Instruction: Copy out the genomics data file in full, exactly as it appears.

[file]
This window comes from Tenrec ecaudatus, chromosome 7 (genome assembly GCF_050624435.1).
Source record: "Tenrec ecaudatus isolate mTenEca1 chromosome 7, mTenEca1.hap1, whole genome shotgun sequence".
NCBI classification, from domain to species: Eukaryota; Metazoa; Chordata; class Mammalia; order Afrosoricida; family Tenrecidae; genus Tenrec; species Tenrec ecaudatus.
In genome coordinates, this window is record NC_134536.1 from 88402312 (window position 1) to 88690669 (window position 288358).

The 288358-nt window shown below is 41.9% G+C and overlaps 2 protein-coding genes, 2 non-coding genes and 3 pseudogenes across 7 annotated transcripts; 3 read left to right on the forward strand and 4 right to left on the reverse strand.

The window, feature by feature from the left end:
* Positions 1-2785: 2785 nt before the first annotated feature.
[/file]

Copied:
This window comes from Tenrec ecaudatus, chromosome 7 (genome assembly GCF_050624435.1).
Source record: "Tenrec ecaudatus isolate mTenEca1 chromosome 7, mTenEca1.hap1, whole genome shotgun sequence".
NCBI classification, from domain to species: Eukaryota; Metazoa; Chordata; class Mammalia; order Afrosoricida; family Tenrecidae; genus Tenrec; species Tenrec ecaudatus.
In genome coordinates, this window is record NC_134536.1 from 88402312 (window position 1) to 88690669 (window position 288358).

The 288358-nt window shown below is 41.9% G+C and overlaps 2 protein-coding genes, 2 non-coding genes and 3 pseudogenes across 7 annotated transcripts; 3 read left to right on the forward strand and 4 right to left on the reverse strand.

The window, feature by feature from the left end:
* Positions 1-2785: 2785 nt before the first annotated feature.